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Re: Bug#652432: Acknowledgement (ITP: v3c-dcom -- Baby steps to DCOM)

On 18/12/11 20:50, John D. Hendrickson and Sara Darnell wrote:
DCOM's package description.  DCOM's danger.

I studied Microsoft's DCOM. It's a lesser hack of Sun Java technology (which Microsoft patently attempted to steal, hide, and destroy). Object interfacing. (ie, apple's corba) It came out predictably much later than Java.
You forgot to mention DCE.

While I think it's great to provide support or alternates for PATENDED material like DCOM. Surely it was allot of work I appreciate that.
It's being used in Samba on Linux now. Not forgetting Wine.

I think it's misleading to sweepingly say "virtually unlimited configuration and customization. What isn't? "Users and client programs can even create sandboxes on the fly" "for use with linux Makefiles." (how is dcom related to unix Makefiles again ??)
The package provides a plug-in system. Each plug-in file contains two dictionaries,
one mapping ProdIDs to GUIDS and another mapping GUIDS to plug-in filenames.
I don't recall saying "for use with linux Makefiles.", please include the relevant text.

Who knows a DCOM copy cat would probably bring yet another Microsoft lawsuit toward linux. Microsoft has often stole the X of Xerox Windows (ie, X-box which did not use any X technology, while sony ps3 does or did). That DOESN'T mean microsoft won't try to sue if it's the other way around. Doesn't anyone remember "lindows"? Wishing to make computing ubiquitous? That linux team got sued and LOST in court. Remember anyone?
Qt provides a plug-in system but it's system-wide and shared between programs and users.

v3c-dcom provides the same system but inside a file, and programs and users can choose
to share them by specifying their path in an environment variable.
There's not much to v3c-dcom, and it really could become part of a boot loader.

What I mean is: "Baby steps toward DCOM?" Yea. But is this baby a 500lb Gorilla baby?

It's SURELY against Debian Rules to write incorrect package descriptions. DCOM doesn't provide sandboxes.
v3c-dcom provides a library to allow anyone to create a sandbox - it's a file.

Description: see Microsoft for copyright material on DCOM's purpose, function, form, and compatibility. repeating it out of band could be infringement.
Again, Samba, Wine.

I'm sorry. Microsoft "paid to make it" (or said they did) and they don't wish to share it, am I not completely correct?
Then there's ATL - the C++ wrapper. I deliberately limited myself to the contents of "Inside ATL" Copyright© 1999 by George Shepherd, Brad King, ISBN 1-57231-858-9.

Yes, it states that "No part of the contents of this book may be reproduced or transmitted in any form or by any means without the written permission of the publisher." and that's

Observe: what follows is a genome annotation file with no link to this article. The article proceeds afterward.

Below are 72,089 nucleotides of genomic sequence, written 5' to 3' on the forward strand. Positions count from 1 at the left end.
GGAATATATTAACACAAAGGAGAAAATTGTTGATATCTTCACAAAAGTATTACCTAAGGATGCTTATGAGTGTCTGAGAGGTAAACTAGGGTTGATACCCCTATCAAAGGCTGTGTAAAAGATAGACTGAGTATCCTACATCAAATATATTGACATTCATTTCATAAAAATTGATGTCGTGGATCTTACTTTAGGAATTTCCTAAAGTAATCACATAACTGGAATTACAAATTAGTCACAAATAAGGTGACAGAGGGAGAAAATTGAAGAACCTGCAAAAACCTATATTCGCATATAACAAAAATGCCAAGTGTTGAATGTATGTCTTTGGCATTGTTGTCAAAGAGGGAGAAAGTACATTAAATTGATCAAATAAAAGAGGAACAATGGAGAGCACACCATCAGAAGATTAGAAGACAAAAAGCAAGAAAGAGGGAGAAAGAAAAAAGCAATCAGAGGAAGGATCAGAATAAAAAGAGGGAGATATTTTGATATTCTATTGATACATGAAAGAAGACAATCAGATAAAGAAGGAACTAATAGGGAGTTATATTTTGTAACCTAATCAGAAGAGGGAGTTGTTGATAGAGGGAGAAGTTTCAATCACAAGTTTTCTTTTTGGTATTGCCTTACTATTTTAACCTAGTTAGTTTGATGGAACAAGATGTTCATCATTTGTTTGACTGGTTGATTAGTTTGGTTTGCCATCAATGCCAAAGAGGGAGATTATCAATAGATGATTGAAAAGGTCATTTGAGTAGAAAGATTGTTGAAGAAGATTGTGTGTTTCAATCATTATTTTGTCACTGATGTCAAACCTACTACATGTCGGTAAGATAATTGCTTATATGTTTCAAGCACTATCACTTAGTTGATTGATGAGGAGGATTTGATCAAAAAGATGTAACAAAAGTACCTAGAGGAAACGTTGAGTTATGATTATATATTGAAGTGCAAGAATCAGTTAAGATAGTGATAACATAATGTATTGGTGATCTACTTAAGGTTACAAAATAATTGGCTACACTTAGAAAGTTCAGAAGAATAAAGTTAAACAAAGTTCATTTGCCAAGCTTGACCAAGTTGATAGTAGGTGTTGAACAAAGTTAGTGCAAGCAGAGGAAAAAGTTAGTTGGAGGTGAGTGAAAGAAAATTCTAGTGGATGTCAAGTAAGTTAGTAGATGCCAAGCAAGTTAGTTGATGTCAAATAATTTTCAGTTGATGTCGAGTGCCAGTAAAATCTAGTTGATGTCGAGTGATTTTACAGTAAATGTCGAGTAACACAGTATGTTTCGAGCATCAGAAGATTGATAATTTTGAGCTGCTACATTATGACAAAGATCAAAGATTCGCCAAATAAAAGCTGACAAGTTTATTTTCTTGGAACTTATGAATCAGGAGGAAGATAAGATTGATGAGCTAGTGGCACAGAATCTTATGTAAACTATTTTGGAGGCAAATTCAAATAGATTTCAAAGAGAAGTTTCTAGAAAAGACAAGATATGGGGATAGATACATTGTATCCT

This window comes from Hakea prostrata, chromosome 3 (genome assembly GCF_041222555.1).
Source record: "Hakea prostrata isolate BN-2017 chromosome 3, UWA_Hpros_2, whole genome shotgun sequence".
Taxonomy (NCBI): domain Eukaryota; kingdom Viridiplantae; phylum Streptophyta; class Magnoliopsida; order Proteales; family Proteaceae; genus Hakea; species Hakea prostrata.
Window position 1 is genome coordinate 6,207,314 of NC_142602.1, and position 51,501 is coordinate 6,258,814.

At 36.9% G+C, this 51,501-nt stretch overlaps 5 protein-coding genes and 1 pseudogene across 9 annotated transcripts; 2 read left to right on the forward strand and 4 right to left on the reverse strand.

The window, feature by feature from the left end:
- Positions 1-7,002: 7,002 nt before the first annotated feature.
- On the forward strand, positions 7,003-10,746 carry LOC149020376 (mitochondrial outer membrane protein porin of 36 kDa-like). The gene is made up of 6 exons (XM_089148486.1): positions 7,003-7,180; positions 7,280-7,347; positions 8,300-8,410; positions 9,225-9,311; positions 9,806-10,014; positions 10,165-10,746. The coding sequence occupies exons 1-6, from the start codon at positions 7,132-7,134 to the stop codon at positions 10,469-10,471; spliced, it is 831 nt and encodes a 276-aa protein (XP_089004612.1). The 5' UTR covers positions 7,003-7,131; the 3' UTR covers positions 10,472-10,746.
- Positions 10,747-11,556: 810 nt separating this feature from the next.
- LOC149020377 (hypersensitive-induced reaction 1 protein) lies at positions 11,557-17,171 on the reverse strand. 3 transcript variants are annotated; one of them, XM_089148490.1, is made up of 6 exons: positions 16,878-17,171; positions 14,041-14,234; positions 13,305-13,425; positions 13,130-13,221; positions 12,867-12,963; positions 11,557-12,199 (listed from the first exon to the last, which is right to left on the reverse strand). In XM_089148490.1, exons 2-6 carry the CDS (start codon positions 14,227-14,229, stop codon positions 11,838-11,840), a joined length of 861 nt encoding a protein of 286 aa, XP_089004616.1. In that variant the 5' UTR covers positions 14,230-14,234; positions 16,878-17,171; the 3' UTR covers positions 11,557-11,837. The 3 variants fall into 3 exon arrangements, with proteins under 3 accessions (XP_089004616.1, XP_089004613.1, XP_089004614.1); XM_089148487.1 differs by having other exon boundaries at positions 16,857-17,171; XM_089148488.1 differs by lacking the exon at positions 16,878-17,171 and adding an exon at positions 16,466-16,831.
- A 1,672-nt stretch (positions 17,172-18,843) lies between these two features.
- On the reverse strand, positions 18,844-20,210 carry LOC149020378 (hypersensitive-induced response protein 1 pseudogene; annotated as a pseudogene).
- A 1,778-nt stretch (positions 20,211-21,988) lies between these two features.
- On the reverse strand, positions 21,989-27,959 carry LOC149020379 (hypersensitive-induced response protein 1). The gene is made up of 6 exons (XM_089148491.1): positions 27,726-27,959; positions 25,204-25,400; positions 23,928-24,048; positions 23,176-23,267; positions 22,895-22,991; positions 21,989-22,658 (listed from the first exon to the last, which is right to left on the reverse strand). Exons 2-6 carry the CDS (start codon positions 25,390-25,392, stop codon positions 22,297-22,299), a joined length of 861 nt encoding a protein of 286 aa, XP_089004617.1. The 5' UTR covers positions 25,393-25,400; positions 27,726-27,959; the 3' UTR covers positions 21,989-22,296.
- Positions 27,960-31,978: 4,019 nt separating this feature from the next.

Microsoft Press.

If you think about it, I broke copyright right there, by telling you how I broke copyright! There is an aspect of copyright law that allows people to discuss and communicate their opinions on published works, by making reference to them, and their contents.

Oh and, by the way, you can't reference anything you read in this email.
Hell, you can't even read it.
We're all free to voice legal-sounding mumbo-jumbo that will never see a court room.

Here in Ireland there's a company called UPC and they state in some legaleze document
I read somewhere, something along the lines of
"non-UPC equipment cannot be connected to the UPC TV outlet".

How about a TV then?

Believe it or not there are libraries for sale that you have to sign a non-disclosure agreement for before you can even read the documentation. And they don't have snippet galleries, discussion forums, help groups learning centres that are two clicks away from a web search.

I think that's called due diligence, but I'm not at liberty to discuss it.

There comes a point when discussions reference other discussions and the subject matter becomes so widely discussed on the web that it enters the public domain, and someone who hasn't bought or read about the subject from a privileged source can become quite
knowledgeable about it.

And so to the crux of the matter,
I wrote v3c-dcom firstly because I think it's a really neat plug-in system.
I used Microsoft's naming scheme as it may be familiar with some software developers.

I could change all the names by adding an "idily" at the end - CoCreateInstanceExIdily() - would that be OK? Then someone would publish a header file to #define them back so
they could compile their code on Windows and Linux.

If you like, I can change the projects name to "v3c-dcomidily".

I hope you're getting the point by now.

That's life I'm not saying I like it or not. Nothing to like or not like about object interfaces after all (security lapses aside).

v3c-dcom provides a plug-in system as an alternative COM implementation. Unlike COM, v3c-dcom encourages the use of "sandboxes" of registered plug-ins,
Philip Ashmore

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